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What to Ask Phlebotomist Colleges
Now that you have a general understanding about what is involved in becoming a phlebotomy tech, it's time to begin your due diligence process. You may have already decided on the type of program you want to enroll in, whether it be for a degree or a certificate. As we mentioned earlier, the location of the campus is significant if you will be commuting from Harvest AL as well as the tuition expense. Maybe you have decided to enroll in an accredited phlebotomy online college. All of these decisions are a critical part of the process for choosing a phlebotomy school or program. But they are not the only concerns when arriving at your decision. Following are some questions that you should ask about all of the colleges you are looking at before making your final decision.
Is the Phlebotomy Program Specific to Your State? As previously mentioned, each state has its own regulations for practicing as a phlebotomist. Some states require certification, while some others require licensing. Each has its own prerequisite regarding the minimum hours of clinical training performed prior to working as a phlebotomy tech. As a result, you may need to pass a State Board, licensing or certification exam. Therefore it's extremely important to choose a phlebotomy program that satisfies the state specific requirements for Alabama or the state where you will be working and prepares you for all exams you may have to take.
Is the School Accredited? The phlebotomist school and program you pick should be accredited by a recognized national or regional accrediting agency, such as the National Accrediting Agency for Clinical Laboratory Sciences (NAACLS). There are several benefits to graduating from an accredited school in addition to an assurance of a superior education. First, if your program is not accredited, you will not qualify to take a certification examination administered by any of the previously listed certifying organizations. Next, accreditation will help in obtaining loans or financial assistance, which are typically not available for non-accredited colleges. Finally, graduating from an accredited college can make you more attractive to future employers in the Harvest AL job market.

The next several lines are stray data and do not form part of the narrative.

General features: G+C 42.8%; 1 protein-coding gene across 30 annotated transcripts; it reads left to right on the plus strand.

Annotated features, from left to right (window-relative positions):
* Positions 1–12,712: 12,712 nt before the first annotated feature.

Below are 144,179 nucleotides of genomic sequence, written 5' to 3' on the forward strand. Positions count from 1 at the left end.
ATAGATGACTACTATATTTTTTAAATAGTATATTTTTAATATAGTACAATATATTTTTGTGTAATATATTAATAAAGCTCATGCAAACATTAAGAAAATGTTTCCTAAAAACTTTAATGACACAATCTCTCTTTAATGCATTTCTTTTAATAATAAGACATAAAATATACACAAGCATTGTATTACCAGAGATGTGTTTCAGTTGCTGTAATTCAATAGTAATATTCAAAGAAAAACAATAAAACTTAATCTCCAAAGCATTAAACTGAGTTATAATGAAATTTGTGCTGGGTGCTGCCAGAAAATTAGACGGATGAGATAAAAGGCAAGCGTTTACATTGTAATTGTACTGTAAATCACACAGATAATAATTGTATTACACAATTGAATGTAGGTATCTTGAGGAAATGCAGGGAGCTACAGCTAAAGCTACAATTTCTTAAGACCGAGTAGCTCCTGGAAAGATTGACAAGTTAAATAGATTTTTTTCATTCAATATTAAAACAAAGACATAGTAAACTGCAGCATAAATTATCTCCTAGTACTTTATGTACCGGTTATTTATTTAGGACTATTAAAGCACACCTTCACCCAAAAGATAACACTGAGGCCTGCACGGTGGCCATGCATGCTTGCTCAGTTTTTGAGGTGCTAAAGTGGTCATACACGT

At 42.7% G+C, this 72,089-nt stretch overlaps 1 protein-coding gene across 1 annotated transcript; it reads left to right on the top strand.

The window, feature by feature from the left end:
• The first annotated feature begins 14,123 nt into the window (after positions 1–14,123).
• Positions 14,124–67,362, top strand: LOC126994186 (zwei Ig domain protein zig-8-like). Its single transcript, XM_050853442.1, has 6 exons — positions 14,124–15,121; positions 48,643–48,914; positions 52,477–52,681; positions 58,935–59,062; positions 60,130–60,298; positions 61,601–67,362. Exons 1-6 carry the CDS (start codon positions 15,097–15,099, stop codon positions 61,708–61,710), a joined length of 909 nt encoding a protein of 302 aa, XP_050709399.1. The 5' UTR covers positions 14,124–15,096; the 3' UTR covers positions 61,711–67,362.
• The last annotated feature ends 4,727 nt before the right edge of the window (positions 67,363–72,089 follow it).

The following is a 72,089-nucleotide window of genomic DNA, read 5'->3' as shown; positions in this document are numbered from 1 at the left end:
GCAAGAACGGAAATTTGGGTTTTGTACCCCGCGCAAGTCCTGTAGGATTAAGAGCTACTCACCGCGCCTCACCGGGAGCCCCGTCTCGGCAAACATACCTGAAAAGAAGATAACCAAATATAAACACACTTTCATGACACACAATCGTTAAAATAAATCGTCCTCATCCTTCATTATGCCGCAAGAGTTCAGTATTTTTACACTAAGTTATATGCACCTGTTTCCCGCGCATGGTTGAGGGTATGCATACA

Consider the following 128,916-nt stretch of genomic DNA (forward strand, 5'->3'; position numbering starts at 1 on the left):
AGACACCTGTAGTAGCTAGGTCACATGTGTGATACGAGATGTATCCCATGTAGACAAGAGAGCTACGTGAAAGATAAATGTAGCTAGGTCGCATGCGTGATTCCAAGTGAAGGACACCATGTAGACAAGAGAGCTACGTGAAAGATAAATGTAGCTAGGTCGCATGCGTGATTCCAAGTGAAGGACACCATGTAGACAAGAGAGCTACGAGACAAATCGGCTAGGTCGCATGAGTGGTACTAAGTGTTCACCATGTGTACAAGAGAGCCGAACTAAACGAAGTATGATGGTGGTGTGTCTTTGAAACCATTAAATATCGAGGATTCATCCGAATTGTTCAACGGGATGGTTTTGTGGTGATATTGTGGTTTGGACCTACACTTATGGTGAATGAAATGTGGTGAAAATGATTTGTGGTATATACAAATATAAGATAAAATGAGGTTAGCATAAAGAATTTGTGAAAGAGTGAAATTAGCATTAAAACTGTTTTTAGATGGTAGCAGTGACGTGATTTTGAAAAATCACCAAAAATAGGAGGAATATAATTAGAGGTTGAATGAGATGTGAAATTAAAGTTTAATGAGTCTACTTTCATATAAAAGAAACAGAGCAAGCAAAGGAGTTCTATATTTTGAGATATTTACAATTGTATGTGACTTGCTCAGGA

What is the School's Reputation? In many states there is minimal or no regulation of phlebotomy colleges, so there are some that are not of the highest caliber. So along with accreditation, it's essential to check the reputations of all schools you are considering. You can start by requesting references from the schools from employers where they refer their students as part of their job assistance program. You can screen internet school reviews and rating services and solicit the accrediting organizations for their reviews as well. You can even contact some Harvest AL clinics or hospitals that you may have an interest in working for and see if they can provide any recommendations. As a final thought, you can check with the Alabama school licensing authority and find out if any grievances have been filed or if the schools are in full compliance.
Is Ample Training Provided? To begin with, contact the Alabama state regulator where you will be practicing to learn if there are any minimum requirements for the length of training, both classroom and practical. As a minimum, any phlebotomist program that you are looking at should provide no less than 40 hours of classroom training (the majority require 120) and 120 hours of clinical training. Anything below these minimums may signify that the program is not comprehensive enough to offer sufficient training.
Are Internships Sponsored? Ask the schools you are looking at if they have an internship program in collaboration with local health care facilities. They are the ideal means to receive hands-on clinical training frequently not obtainable on campus. As an additional benefit, internships can assist students develop contacts within the local Harvest AL medical community. And they look good on resumes as well.
Is Job Placement Assistance Offered? Finding your first phlebotomy position will be much easier with the support of a job placement program. Ask if the schools you are reviewing provide assistance and what their job placement rate is. If a school has a high rate, signifying they place most of their students in positions, it's an indication that the college has both an excellent reputation along with a substantial network of professional contacts within the Harvest AL health care community.
Are Classes Compatible With Your Schedule? And last, it's important to verify that the final school you choose offers classes at times that are compatible with your busy schedule. This is especially true if you opt to continue working while going to college. If you need to go to classes in the evenings or on weekends near Harvest AL, make sure they are offered at those times. Also, if you can only attend on a part-time basis, make sure it is an option as well. Even if you have decided to study online, with the clinical training requirement, make certain those hours can also be fulfilled within your schedule. And find out what the make-up protocol is should you have to miss any classes as a result of illness or emergencies.